I am looking for information on this however I've found it difficult to locate information regarding this situation for Indiana.
I am in the process of an eviction of my tenant. We filed last week. We think there is a possibility that they may have abandoned the property since then. If we can verify that they have packed up and left my question is would I be within my rights to secure the property by changing the locks if I can prove that they have vacated? I want to proceed with the eviction however I don't want this to jeopardize my case.
I found this, however the way that it is written is somewhat confusing for me to understand.
Due to the section I have put in bold I'm finding it difficult to understand what rights in an abandonment/eviction situation I may have to secure my property to keep my property safe. (Right now I have some concerns based on recent knowledge I have obtained.) I do not want to assume and then get to court and then I'm stuck in a bad situation however I don't want my property damaged or stolen either which appears to be possible it could happen.
Landlord prohibited from interfering with access, possession, or essential services; unit entry by landlord
Sec. 6. (a) This section does not apply if the dwelling unit has been abandoned.
(b) For purposes of this section, a dwelling unit is considered abandoned if:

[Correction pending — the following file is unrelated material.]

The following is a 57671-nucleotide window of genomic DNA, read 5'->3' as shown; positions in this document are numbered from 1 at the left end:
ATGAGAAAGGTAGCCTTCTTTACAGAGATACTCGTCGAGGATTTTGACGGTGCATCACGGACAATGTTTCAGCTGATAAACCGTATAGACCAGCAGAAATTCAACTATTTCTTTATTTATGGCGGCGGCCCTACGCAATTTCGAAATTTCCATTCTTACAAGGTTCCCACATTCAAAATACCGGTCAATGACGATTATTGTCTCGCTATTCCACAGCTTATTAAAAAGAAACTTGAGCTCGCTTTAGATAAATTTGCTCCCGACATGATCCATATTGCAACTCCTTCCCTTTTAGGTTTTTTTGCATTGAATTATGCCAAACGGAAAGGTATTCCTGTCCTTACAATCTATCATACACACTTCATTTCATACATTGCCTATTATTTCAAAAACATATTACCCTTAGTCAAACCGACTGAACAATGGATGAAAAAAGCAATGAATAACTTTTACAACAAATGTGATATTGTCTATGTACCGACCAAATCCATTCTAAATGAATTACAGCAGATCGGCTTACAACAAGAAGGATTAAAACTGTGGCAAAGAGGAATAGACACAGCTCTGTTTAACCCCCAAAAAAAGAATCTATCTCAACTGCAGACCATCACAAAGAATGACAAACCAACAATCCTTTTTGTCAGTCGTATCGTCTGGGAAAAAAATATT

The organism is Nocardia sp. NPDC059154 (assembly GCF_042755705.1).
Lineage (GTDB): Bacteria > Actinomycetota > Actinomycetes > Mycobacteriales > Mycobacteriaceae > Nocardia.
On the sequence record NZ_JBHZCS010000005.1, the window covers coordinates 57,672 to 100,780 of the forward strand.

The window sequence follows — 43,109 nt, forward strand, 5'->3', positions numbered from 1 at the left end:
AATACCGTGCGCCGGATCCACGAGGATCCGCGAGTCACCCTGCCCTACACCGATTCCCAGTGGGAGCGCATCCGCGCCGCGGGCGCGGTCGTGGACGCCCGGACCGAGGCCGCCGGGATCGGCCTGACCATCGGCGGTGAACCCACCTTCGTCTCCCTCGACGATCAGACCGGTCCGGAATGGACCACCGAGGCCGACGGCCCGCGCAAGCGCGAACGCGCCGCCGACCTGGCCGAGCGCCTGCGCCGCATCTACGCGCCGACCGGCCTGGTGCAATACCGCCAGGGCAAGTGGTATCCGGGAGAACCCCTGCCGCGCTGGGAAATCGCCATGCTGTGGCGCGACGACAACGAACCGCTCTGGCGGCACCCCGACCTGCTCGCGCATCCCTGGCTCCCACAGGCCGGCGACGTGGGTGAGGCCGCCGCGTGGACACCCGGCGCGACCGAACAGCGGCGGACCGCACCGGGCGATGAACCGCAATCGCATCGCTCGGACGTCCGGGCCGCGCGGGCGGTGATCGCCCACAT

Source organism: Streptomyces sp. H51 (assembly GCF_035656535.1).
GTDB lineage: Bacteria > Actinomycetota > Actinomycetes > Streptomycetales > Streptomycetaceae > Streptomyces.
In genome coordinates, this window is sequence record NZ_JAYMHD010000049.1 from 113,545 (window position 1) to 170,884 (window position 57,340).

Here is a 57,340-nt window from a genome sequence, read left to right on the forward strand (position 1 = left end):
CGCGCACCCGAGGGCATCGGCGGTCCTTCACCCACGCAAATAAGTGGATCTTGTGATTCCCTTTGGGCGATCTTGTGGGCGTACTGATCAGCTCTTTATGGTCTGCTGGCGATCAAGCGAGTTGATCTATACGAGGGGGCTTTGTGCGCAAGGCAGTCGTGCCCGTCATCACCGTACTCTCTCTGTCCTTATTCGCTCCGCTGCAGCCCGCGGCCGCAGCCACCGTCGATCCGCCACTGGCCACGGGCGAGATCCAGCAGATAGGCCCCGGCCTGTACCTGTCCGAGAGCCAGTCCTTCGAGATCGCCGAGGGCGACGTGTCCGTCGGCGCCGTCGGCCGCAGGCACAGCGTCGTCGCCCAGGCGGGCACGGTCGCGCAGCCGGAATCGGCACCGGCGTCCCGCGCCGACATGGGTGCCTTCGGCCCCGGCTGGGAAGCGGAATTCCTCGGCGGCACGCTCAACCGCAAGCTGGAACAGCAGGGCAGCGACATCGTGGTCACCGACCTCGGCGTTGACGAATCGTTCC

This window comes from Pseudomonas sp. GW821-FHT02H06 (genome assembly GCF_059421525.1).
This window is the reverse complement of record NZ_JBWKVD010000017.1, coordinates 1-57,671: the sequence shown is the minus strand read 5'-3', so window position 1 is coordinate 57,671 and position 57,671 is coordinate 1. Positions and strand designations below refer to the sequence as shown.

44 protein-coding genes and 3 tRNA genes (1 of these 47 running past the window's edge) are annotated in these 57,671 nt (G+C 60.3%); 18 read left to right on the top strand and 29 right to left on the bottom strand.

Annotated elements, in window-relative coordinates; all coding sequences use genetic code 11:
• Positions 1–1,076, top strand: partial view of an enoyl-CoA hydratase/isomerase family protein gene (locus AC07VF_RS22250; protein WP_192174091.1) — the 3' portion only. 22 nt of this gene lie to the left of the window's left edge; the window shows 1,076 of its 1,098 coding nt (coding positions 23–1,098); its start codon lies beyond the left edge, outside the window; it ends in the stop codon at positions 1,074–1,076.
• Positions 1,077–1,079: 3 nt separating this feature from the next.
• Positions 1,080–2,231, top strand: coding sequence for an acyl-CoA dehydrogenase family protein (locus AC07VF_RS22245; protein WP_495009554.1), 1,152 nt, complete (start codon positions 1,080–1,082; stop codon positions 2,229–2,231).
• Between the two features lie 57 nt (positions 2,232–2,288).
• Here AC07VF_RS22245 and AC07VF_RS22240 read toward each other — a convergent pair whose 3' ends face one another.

(1) the tenants have failed to:
(A) pay; or
(B) offer to pay;
rent due under the rental agreement; and
(2) the circumstances are such that a reasonable person would conclude that the tenants have surrendered possession of the dwelling unit.
An oral or written rental agreement may not define abandonment differently than is provided by this subsection.
(c) Except as authorized by judicial order, a landlord may not deny or interfere with a tenant's access to or possession of the tenant's dwelling unit by commission of any act, including the following:
(1) Changing the locks or adding a device to exclude the tenant from the dwelling unit.
(2) Removing the doors, windows, fixtures, or appliances from the dwelling unit.
(3) Interrupting, reducing, shutting off, or causing termination of any of the following to a tenant:
(D) Other essential services.
However, the landlord may interrupt, shut off, or terminate service as the result of an emergency, good faith repairs, or necessary construction. This subdivision does not require a landlord to pay for services described in this subdivision if the landlord has not agreed, by an oral or written rental agreement, to do so.
(d) A tenant may not interrupt, reduce, shut off, or cause termination of:
(3) water; or
(4) other essential services;